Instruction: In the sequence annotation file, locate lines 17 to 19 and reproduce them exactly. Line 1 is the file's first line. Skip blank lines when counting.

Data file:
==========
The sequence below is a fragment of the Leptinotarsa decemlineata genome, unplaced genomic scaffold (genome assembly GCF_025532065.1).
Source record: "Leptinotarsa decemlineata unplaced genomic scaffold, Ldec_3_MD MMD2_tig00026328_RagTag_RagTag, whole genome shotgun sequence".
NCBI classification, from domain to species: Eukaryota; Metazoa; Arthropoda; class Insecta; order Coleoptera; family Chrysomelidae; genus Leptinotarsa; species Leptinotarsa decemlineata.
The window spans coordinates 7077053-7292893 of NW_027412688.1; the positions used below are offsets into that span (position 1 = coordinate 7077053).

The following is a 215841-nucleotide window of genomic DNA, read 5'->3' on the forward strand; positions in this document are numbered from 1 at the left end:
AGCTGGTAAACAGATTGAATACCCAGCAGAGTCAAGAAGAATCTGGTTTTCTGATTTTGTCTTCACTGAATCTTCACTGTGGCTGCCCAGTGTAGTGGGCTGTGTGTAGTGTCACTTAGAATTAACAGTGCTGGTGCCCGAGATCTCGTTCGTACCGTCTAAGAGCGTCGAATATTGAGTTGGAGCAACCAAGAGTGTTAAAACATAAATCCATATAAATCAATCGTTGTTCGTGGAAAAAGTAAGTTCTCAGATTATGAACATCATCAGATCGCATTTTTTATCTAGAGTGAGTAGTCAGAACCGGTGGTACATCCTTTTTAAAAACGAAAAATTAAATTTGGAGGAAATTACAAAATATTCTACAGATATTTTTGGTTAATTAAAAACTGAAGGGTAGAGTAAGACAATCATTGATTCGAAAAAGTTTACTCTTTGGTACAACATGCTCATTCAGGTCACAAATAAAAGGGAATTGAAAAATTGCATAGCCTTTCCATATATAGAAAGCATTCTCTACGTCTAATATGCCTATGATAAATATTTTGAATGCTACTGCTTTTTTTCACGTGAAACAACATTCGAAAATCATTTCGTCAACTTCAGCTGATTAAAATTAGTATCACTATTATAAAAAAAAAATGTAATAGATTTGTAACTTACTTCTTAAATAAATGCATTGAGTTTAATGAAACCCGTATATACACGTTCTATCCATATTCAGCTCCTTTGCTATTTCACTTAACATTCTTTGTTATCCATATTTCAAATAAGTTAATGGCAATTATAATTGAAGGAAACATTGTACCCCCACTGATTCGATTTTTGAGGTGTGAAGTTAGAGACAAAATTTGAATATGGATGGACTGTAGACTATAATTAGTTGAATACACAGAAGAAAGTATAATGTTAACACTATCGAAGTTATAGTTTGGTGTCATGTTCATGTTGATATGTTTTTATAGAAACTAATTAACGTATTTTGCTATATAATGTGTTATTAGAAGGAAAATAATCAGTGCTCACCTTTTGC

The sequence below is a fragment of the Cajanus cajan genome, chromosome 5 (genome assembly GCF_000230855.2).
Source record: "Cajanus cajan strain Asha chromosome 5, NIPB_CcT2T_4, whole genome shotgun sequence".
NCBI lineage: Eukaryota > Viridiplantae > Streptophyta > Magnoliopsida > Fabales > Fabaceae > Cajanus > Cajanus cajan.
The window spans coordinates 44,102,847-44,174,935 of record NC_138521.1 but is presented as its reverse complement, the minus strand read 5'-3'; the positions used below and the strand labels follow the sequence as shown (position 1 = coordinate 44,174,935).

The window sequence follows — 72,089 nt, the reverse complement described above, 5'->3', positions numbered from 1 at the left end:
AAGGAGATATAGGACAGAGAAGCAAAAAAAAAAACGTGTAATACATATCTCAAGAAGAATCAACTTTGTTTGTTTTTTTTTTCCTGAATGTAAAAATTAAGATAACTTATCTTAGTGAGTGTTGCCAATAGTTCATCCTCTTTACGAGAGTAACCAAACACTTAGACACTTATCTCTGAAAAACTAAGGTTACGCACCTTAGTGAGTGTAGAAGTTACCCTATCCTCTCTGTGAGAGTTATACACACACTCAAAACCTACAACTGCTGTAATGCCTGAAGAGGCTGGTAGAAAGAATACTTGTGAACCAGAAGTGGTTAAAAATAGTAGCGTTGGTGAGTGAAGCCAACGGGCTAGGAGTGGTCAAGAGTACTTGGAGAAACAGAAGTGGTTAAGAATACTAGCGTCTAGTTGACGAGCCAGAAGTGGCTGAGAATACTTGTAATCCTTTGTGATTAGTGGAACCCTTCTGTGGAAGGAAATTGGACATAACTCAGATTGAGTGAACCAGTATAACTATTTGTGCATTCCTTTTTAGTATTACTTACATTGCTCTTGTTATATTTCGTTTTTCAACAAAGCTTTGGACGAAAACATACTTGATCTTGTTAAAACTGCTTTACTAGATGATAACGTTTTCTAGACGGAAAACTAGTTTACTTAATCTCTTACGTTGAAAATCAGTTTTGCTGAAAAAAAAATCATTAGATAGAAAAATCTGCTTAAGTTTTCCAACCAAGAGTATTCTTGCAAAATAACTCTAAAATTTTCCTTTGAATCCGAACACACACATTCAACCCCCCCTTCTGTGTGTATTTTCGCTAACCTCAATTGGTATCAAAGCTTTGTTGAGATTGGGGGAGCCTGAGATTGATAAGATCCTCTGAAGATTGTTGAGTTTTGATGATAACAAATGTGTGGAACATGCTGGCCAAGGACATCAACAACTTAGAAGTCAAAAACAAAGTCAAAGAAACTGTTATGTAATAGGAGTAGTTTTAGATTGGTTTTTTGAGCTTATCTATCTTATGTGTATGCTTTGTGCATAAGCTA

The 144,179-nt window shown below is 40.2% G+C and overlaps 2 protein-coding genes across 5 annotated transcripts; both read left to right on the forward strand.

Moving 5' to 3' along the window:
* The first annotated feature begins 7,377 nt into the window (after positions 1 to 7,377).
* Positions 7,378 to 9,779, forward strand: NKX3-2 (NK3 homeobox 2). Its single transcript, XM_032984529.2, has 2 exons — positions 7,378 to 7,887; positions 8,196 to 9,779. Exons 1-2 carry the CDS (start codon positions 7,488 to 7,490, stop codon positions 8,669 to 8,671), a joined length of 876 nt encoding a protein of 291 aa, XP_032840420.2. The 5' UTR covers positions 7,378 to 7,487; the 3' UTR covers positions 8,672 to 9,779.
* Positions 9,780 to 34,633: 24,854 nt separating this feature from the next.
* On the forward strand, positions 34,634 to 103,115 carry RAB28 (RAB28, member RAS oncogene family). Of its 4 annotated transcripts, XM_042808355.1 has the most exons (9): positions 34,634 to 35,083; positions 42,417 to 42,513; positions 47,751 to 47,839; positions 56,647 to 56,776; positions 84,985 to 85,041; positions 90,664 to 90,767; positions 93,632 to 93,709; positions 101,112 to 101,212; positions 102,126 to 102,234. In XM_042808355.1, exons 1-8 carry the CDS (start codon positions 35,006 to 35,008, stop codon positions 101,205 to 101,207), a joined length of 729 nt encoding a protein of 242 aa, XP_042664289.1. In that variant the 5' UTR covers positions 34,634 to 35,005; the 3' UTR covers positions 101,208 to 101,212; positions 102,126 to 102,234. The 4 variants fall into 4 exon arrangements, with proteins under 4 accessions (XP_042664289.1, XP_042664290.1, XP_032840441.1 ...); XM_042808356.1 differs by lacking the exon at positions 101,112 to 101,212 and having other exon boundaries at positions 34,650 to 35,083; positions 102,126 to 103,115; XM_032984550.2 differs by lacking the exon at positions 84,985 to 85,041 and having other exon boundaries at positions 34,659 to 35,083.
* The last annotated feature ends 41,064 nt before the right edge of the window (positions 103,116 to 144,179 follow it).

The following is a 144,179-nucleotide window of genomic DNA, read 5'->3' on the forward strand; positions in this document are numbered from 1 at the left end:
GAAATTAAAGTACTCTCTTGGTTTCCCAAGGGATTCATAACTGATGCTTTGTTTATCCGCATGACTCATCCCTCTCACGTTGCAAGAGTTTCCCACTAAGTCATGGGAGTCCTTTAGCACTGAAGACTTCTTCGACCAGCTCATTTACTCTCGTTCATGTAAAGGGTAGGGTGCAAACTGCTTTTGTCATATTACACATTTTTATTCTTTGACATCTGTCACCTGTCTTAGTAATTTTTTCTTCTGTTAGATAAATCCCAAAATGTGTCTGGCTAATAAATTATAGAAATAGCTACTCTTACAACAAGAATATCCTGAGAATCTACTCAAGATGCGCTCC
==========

* Positions 9,780 to 34,633: 24,854 nt separating this feature from the next.
* On the forward strand, positions 34,634 to 103,115 carry RAB28 (RAB28, member RAS oncogene family). Of its 4 annotated transcripts, XM_042808355.1 has the most exons (9): positions 34,634 to 35,083; positions 42,417 to 42,513; positions 47,751 to 47,839; positions 56,647 to 56,776; positions 84,985 to 85,041; positions 90,664 to 90,767; positions 93,632 to 93,709; positions 101,112 to 101,212; positions 102,126 to 102,234. In XM_042808355.1, exons 1-8 carry the CDS (start codon positions 35,006 to 35,008, stop codon positions 101,205 to 101,207), a joined length of 729 nt encoding a protein of 242 aa, XP_042664289.1. In that variant the 5' UTR covers positions 34,634 to 35,005; the 3' UTR covers positions 101,208 to 101,212; positions 102,126 to 102,234. The 4 variants fall into 4 exon arrangements, with proteins under 4 accessions (XP_042664289.1, XP_042664290.1, XP_032840441.1 ...); XM_042808356.1 differs by lacking the exon at positions 101,112 to 101,212 and having other exon boundaries at positions 34,650 to 35,083; positions 102,126 to 103,115; XM_032984550.2 differs by lacking the exon at positions 84,985 to 85,041 and having other exon boundaries at positions 34,659 to 35,083.
* The last annotated feature ends 41,064 nt before the right edge of the window (positions 103,116 to 144,179 follow it).